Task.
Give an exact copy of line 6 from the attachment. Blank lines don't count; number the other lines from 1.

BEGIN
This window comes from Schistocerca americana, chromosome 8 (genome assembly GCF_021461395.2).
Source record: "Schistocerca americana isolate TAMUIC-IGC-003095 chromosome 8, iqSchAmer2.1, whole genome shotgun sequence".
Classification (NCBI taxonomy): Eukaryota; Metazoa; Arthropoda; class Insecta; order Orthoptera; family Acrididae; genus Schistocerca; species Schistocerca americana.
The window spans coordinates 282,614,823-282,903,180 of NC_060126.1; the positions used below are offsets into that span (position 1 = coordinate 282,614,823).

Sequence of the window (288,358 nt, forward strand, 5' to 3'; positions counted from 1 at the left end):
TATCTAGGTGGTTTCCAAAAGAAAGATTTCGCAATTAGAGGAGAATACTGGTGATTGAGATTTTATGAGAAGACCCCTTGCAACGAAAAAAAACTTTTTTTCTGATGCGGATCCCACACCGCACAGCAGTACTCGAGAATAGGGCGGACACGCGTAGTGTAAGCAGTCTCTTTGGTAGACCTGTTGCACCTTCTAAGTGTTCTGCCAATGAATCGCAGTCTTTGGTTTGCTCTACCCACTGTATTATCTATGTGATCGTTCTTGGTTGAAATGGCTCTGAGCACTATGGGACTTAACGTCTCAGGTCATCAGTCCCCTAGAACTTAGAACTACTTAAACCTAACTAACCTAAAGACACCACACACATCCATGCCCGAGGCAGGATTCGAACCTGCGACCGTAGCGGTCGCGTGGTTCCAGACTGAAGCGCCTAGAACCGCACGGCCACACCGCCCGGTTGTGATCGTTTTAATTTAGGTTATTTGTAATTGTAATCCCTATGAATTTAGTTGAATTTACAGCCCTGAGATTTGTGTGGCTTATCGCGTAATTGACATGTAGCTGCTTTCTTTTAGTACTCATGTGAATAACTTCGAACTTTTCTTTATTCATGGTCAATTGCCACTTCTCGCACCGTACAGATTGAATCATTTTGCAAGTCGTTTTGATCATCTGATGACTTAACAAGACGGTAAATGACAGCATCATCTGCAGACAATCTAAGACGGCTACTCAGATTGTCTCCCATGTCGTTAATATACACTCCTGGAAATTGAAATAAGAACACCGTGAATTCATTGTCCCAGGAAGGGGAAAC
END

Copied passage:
TATCTAGGTGGTTTCCAAAAGAAAGATTTCGCAATTAGAGGAGAATACTGGTGATTGAGATTTTATGAGAAGACCCCTTGCAACGAAAAAAAACTTTTTTTCTGATGCGGATCCCACACCGCACAGCAGTACTCGAGAATAGGGCGGACACGCGTAGTGTAAGCAGTCTCTTTGGTAGACCTGTTGCACCTTCTAAGTGTTCTGCCAATGAATCGCAGTCTTTGGTTTGCTCTACCCACTGTATTATCTATGTGATCGTTCTTGGTTGAAATGGCTCTGAGCACTATGGGACTTAACGTCTCAGGTCATCAGTCCCCTAGAACTTAGAACTACTTAAACCTAACTAACCTAAAGACACCACACACATCCATGCCCGAGGCAGGATTCGAACCTGCGACCGTAGCGGTCGCGTGGTTCCAGACTGAAGCGCCTAGAACCGCACGGCCACACCGCCCGGTTGTGATCGTTTTAATTTAGGTTATTTGTAATTGTAATCCCTATGAATTTAGTTGAATTTACAGCCCTGAGATTTGTGTGGCTTATCGCGTAATTGACATGTAGCTGCTTTCTTTTAGTACTCATGTGAATAACTTCGAACTTTTCTTTATTCATGGTCAATTGCCACTTCTCGCACCGTACAGATTGAATCATTTTGCAAGTCGTTTTGATCATCTGATGACTTAACAAGACGGTAAATGACAGCATCATCTGCAGACAATCTAAGACGGCTACTCAGATTGTCTCCCATGTCGTTAATATACACTCCTGGAAATTGAAATAAGAACACCGTGAATTCATTGTCCCAGGAAGGGGAAAC